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Macroeconomics of Microfinance: How Do the Channels Work?

  • Nargiza Maksudova
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    Recent changes in the microfinance landscape are characterized by increasing patterns of its integration with national financial systems and entry of commercial banks. Microfinance is no longer perceived as an isolated marginal sector of informal intermediation but rather constitutes particular lower-end segment of the broader financial system. Addressing the limited research on the interaction of microfinance with the broader economy I aim to reveal whether and how microfinance is transferred to growth through the identification of causality. I also consider the indirect impact of microfinance through its complement/substitute nature with mainstream banks. The empirical analysis is based on data from 1433 microfinance institutions pooled into 102 countries on which I perform a Granger-causality test using the Arellano and Bond (1991) methodology. The results indicate different transfer channels of microfinance to growth for middle and low-income countries, implying that the strength of the impact depends on the underlying level of development. The nature of microfinance interaction with commercial banks and money aggregates is of significant importance due to competition, spillover effects and (counter) cyclical influence, which hints at the potential of microfinance institutions to affect financial sector structure in the long-term.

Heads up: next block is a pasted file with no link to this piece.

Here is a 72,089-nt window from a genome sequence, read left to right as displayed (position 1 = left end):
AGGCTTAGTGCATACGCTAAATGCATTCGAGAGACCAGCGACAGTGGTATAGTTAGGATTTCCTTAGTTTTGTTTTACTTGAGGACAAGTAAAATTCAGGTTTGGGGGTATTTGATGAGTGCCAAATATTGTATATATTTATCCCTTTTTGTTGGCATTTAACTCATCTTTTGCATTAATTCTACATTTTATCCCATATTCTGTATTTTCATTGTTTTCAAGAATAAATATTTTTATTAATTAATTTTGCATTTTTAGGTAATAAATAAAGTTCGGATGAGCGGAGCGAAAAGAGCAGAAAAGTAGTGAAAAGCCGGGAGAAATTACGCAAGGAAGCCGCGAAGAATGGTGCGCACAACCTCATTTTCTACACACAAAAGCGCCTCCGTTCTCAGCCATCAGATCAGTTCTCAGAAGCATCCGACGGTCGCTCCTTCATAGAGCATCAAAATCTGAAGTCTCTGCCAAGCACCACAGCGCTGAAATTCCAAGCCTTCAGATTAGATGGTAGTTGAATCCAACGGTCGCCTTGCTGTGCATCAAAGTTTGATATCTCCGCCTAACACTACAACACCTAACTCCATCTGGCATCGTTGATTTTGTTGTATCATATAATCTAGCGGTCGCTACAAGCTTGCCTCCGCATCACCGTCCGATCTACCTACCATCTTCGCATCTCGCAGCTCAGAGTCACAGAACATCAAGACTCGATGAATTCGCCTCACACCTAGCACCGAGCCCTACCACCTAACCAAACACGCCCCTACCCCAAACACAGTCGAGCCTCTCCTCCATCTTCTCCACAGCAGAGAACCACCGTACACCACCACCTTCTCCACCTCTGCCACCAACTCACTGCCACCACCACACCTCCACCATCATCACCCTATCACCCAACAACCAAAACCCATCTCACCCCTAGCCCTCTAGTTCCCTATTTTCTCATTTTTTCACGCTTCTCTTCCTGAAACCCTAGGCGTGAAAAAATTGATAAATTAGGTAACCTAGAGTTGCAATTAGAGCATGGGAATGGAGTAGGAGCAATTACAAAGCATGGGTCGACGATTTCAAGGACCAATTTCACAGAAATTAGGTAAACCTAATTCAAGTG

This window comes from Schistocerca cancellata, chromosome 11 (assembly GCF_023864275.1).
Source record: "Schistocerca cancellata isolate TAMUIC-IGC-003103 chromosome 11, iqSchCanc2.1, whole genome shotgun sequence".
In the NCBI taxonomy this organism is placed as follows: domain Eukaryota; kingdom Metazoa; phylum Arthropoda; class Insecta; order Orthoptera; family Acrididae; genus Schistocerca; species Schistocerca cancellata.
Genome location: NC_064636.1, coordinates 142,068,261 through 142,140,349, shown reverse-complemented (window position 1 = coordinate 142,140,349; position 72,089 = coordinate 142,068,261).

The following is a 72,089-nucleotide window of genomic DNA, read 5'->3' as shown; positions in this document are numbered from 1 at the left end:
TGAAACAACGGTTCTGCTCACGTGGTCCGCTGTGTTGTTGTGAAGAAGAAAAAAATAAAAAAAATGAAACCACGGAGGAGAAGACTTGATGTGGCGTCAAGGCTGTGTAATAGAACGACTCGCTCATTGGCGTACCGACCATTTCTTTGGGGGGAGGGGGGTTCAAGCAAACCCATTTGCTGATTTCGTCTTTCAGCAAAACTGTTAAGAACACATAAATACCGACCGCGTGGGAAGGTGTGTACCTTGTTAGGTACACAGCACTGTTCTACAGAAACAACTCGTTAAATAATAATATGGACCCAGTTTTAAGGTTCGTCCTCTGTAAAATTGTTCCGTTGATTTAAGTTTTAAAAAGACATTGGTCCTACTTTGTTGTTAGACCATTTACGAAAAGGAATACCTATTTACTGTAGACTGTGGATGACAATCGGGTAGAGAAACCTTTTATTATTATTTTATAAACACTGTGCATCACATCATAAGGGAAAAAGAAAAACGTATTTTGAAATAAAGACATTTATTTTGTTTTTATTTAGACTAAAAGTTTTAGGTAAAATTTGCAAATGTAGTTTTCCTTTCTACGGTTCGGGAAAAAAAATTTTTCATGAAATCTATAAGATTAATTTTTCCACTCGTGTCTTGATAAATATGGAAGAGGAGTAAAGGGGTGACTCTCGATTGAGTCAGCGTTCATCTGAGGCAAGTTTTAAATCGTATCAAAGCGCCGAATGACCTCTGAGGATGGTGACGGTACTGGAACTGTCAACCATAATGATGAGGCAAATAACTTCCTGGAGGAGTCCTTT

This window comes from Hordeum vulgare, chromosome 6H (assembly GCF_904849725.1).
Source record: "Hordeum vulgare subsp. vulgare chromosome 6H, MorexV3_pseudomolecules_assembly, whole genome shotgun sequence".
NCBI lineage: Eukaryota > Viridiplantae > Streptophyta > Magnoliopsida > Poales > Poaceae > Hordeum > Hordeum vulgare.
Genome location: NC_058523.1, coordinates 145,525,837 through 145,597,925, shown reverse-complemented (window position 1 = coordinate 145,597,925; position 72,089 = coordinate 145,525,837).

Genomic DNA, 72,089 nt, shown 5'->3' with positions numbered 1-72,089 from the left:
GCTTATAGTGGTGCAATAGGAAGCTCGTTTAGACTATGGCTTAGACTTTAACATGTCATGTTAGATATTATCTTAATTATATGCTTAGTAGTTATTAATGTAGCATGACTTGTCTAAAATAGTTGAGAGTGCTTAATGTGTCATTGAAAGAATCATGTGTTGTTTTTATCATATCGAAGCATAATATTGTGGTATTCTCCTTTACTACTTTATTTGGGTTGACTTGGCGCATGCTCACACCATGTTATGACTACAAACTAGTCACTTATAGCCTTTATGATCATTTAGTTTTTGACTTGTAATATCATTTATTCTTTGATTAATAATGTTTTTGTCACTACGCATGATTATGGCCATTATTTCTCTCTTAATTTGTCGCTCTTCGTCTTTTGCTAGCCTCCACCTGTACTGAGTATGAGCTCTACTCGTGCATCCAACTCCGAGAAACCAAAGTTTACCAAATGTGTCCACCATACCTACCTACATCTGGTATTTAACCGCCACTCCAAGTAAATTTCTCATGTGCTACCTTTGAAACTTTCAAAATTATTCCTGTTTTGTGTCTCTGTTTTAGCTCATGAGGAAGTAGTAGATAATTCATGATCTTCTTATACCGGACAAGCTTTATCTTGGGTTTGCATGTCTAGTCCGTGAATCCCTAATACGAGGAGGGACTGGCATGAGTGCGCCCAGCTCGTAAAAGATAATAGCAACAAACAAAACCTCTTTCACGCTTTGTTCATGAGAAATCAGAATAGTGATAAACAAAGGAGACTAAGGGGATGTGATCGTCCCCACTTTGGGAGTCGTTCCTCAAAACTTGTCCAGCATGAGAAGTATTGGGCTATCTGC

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    File URL: http://www.cerge-ei.cz/pdf/wp/Wp423.pdf
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    Paper provided by The Center for Economic Research and Graduate Education - Economic Institute, Prague in its series CERGE-EI Working Papers with number wp423.

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    Date of creation: Oct 2010
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    Handle: RePEc:cer:papers:wp423
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